Last modified on 24 September 2014, at 12:11

rainbow

See also: Rainbow

EnglishEdit

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Wikipedia

A rainbow (multicoloured arch shape).

EtymologyEdit

From Middle English reinbowe, reinboȝe, from Old English reġnboga (rainbow), from Proto-Germanic *regnabugô (rainbow), equivalent to rain +‎ bow (arch). Cognate with West Frisian reinbôge (rainbow), Dutch regenboog (rainbow), German Regenbogen (rainbow), Danish regnbue (rainbow), Swedish regnbåge (rainbow), Icelandic regnbogi (rainbow).

PronunciationEdit

NounEdit

rainbow (plural rainbows)

  1. A multicoloured arch in the sky, produced by prismatic refraction of light within droplets of rain in the air.
  2. Any prismatic refraction of light showing a spectrum of colours.
  3. (often used with “of”) A wide assortment; a varied multitude.
    a rainbow of possibilities
  4. (figuratively) An illusion, mirage.
    Many electoral promises are rainbows, vanishing soon after poll day.
  5. (baseball) A curveball, particularly a slow one.
  6. (poker slang) In Texas hold 'em or Omaha hold 'em, a flop that contains three different suits.

QuotationsEdit

  • 1911, Francis R. Steel, Catching the Rainbow Trout, in The Outing Magazine, volume 58, page 482:
    Finally, by actual trial, I have found that I can catch more rainbow by using one fly than with a two or three-fly cast.
  • 1994, John Simon, Of Dogs, Their Masters, and Others, in New York magazine, September 5 1994, page 51:
    That Asian-American actor Thomas Ikeda contributes a pleasingly frantic Panthino would not be considered rainbow enough.

SynonymsEdit

Derived termsEdit

TranslationsEdit

AdjectiveEdit

rainbow (not comparable)

  1. Multicoloured.
  2. (attributive, chiefly US) Made up of several races or ethnicities, or (more broadly) of several cultural or ideological factions.
    • 2006, Anthony Summers, Robbyn Swan, Sinatra: The Life, page 246:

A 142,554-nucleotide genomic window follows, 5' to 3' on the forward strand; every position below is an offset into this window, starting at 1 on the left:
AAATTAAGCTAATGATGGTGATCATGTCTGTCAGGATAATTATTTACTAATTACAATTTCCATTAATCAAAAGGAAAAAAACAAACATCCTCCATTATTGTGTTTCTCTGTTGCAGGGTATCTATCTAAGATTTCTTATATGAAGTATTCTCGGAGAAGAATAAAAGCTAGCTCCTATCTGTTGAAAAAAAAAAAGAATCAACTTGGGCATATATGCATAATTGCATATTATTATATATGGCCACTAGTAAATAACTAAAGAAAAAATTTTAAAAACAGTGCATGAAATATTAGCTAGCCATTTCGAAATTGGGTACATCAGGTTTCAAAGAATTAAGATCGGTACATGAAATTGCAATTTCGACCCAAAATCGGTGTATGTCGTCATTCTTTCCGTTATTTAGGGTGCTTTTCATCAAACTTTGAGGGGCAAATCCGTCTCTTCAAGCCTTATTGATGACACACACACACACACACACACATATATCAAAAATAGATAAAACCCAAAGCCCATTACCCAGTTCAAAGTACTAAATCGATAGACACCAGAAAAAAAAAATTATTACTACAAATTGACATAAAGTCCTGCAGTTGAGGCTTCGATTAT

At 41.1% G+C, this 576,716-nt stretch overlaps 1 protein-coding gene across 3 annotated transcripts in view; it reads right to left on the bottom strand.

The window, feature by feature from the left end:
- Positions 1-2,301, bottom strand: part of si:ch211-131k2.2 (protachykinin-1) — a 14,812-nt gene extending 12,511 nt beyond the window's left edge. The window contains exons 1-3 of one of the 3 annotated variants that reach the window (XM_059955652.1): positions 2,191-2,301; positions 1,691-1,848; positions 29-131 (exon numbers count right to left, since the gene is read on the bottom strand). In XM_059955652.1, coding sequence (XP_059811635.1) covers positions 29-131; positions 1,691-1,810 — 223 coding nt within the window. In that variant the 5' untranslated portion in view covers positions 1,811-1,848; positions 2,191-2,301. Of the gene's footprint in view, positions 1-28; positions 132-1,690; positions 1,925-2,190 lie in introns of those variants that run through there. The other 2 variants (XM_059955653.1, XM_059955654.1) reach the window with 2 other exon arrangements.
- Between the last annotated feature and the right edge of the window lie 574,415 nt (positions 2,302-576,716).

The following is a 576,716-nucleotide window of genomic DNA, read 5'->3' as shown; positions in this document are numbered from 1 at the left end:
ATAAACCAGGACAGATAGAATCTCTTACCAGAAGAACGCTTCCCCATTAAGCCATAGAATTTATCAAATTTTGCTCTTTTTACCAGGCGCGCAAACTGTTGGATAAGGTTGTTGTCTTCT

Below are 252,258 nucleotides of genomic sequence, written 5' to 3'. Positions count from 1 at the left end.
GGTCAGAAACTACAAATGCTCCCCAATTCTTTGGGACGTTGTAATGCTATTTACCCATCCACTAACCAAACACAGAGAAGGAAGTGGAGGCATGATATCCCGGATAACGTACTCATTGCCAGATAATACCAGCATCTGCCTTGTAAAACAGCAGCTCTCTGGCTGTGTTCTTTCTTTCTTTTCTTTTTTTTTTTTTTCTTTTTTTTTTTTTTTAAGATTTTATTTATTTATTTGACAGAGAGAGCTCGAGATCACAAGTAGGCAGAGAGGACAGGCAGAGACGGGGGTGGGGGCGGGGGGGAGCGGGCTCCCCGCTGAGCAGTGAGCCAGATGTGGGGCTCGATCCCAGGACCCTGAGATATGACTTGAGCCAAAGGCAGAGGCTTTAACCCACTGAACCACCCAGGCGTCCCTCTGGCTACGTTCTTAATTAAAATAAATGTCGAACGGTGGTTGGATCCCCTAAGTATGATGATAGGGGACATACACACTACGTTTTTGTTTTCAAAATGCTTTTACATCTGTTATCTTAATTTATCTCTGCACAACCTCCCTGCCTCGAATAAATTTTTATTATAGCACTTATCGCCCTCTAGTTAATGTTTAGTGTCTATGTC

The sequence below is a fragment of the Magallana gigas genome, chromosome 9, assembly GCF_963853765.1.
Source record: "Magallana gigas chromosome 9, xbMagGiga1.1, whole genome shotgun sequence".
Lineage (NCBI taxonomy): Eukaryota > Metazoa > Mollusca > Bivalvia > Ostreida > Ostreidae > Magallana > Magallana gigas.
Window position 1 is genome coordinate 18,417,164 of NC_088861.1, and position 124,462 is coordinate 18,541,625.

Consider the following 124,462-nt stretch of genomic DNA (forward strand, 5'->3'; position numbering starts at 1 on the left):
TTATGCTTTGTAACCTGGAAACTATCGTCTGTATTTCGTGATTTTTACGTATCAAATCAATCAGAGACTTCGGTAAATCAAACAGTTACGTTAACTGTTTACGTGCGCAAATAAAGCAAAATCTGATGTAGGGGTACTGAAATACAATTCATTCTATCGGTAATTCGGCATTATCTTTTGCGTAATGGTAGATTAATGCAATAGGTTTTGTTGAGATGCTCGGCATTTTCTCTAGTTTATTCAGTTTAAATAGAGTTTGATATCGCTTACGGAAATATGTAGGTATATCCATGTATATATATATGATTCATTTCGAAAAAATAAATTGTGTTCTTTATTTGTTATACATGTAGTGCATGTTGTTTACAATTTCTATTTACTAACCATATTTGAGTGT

He went along with them because the Pack was a rainbow group — two Italian-Americans, a black man, a Jew (Bishop), and a sometime Englishman (Lawford) — and they were making a point.
    • 2007, Melissa Haussman, Birgit Sauer, Gendering the state in the age of globalization, page 67:
      The 1999 June elections led to a surprise change in the governing coalition from the long-term ruling Christian Democrats to a rainbow group of Greens, Liberals, and Socialists.
    • 2007, Hooson, in a Letter to the Western Mail, 19 June 2007, published in Crossing the Rubicon: coalition politics Welsh style by John Osmond, page 28:
      [...] it seemed to me to be naive indeed for the Liberal Democrats to believe that they could simply enter into a rainbow alliance against the Labour Government.
    • 2008, Bidyut Chakrabarty, Indian politics and society since independence, page 76:
      Mayawati has succeeded in building a social coalition that inverts the pyramid of caste/class hierarchy by building a rainbow alliance of social groups, now dominated by that greatest underclass of all, namely Dalits.
  3. (attributive) LGBT.
    • 2005, Alan McKee, The public sphere: an introduction, page 167:
      Similarly, the question of who belongs in such a rainbow alliance isn't set. It can include gay men, lesbians, bisexuals and transgender individuals. It can include people who are 'questioning' which culture they belong to [...]
  4. (poker, chiefly of a flop) Composed entirely of different suits.

Usage notesEdit

In the United States, 'rainbow' groups/families/alliances/coalitions were originally those made up of several races or ethnicities. The term is now used more broadly, to refer (in the 2007 quotation, for example) to an alliance of several political parties.

TranslationsEdit

The translations below need to be checked and inserted above into the appropriate translation tables, removing any numbers. Numbers do not necessarily match those in definitions. See instructions at Help:How to check translations.

ReferencesEdit

VerbEdit

rainbow (third-person singular simple present rainbows, present participle rainbowing, simple past and past participle rainbowed)

  1. (transitive) To pattern with many colours, like a rainbow.